The Picture of Dorian Gray is the only published novel by Oscar Wilde, appearing as the lead story in Lippincott's Monthly Magazine. The magazine's editors feared the story was indecent as submitted, so they censored roughly 500 words, without Wilde's knowledge, before publication. But even with that, the story was still greeted with outrage by British reviewers, some of whom suggested that Wilde should be prosecuted on moral grounds, leading Wilde to defend the novel aggressively in letters to the British press.
The novel tells of a young man named Dorian Gray, the subject of a painting by artist Basil Hallward. Basil is impressed by Dorian's beauty and becomes infatuated with him, believing his beauty is responsible for a new mode in his art. Dorian meets Lord Henry Wotton, a friend of Basil's, and becomes enthralled by Lord Henry's world view. Espousing a new hedonism, Lord Henry suggests the only things worth pursuing in life are beauty and fulfillment of the senses. Realizing that one day his beauty will fade, Dorian (whimsically) expresses a desire to sell his soul to ensure the portrait Basil has painted would age rather than he. Dorian's wish is fulfilled, and when he subsequently pursues a life of debauchery, the portrait serves as a reminder of the effect each act has upon his soul, with each sin displayed as a disfigurement of his form, or through a sign of aging.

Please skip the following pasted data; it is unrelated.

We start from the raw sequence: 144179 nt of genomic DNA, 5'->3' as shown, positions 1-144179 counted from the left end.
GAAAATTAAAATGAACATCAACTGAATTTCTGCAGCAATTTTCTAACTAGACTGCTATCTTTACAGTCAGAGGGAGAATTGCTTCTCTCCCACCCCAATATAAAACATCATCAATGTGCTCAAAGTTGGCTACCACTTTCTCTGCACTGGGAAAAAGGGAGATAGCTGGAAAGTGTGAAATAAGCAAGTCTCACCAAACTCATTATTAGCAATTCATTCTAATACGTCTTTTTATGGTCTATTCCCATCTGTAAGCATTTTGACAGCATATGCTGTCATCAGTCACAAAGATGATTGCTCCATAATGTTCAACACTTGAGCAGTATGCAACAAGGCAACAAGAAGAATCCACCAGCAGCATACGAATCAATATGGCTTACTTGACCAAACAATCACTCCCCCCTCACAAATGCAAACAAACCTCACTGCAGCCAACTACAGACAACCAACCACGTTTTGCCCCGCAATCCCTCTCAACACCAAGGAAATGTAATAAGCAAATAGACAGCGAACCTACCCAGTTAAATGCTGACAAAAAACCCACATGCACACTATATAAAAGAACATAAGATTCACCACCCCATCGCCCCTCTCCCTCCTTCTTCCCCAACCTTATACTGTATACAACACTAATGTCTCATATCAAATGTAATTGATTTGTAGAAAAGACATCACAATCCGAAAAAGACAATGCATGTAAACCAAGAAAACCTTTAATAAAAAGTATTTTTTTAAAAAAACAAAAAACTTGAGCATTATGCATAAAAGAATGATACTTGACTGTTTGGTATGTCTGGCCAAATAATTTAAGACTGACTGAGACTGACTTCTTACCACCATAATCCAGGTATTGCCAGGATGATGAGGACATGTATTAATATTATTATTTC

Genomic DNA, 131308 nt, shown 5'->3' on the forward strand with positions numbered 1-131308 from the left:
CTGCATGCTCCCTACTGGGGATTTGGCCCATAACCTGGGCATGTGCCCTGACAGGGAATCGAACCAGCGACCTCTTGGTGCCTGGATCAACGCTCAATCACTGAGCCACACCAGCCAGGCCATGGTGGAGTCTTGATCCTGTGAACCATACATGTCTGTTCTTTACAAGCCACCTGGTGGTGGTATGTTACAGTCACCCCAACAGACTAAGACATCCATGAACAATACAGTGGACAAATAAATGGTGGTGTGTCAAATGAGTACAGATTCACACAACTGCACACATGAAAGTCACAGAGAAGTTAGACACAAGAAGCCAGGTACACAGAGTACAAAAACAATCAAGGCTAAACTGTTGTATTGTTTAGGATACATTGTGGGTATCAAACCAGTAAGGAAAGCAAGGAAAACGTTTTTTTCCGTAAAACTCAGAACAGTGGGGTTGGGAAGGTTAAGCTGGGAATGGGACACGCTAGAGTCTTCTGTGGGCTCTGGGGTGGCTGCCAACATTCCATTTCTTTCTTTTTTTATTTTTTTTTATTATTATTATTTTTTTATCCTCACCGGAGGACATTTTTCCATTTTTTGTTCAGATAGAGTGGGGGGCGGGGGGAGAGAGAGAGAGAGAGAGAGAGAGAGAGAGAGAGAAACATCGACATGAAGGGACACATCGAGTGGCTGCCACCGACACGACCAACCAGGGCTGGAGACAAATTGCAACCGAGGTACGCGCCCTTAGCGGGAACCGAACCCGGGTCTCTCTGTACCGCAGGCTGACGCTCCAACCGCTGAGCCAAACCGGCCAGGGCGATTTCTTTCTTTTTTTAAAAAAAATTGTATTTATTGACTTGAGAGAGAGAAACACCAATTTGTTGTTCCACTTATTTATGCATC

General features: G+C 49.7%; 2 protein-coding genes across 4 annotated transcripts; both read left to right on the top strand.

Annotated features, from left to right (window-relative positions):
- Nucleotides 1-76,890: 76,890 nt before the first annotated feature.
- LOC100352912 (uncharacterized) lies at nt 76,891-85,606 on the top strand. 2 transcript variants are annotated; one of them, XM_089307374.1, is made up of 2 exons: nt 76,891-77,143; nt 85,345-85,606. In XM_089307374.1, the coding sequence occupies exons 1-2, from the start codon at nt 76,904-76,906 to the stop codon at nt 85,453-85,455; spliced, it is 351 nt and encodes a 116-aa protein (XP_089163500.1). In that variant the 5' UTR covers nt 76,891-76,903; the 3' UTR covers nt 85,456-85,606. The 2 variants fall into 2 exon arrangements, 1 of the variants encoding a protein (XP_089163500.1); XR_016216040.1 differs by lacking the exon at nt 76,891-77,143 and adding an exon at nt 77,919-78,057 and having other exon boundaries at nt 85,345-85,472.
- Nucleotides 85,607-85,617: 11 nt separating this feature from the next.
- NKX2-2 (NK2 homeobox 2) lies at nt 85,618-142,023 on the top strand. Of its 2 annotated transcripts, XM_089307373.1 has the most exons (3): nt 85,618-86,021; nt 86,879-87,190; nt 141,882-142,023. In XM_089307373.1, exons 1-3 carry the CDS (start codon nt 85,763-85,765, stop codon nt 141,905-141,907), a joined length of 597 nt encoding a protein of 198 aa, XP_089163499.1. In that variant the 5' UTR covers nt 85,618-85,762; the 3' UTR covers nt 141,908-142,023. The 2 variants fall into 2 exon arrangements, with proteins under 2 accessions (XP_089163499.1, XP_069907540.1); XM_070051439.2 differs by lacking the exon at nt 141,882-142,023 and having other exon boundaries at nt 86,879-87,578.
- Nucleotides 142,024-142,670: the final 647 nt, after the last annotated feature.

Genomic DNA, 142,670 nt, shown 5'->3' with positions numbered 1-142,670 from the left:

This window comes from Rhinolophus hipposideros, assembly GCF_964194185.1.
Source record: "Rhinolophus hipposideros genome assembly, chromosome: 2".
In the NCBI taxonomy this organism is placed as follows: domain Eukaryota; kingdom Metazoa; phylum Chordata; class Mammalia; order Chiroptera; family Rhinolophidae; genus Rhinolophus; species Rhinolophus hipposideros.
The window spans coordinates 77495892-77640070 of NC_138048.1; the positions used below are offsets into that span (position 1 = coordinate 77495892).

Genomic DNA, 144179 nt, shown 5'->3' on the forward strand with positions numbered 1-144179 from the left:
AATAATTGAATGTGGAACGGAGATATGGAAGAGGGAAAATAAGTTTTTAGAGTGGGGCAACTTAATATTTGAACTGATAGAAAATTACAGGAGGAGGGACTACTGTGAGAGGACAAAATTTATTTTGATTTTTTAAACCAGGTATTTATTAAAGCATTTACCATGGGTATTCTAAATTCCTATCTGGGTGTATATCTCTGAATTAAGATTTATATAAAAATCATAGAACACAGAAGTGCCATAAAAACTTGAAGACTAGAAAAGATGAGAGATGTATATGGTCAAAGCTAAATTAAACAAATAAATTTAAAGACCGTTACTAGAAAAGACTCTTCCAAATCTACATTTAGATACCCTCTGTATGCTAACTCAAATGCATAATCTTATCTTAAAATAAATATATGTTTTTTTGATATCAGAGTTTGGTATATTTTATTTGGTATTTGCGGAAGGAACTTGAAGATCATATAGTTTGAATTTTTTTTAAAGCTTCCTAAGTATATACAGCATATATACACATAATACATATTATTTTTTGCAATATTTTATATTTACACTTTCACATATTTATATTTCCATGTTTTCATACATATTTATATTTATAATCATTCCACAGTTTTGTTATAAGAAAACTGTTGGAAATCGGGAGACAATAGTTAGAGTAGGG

The Picture of Dorian Gray is considered a work of classic Gothic fiction with a strong Faustian theme.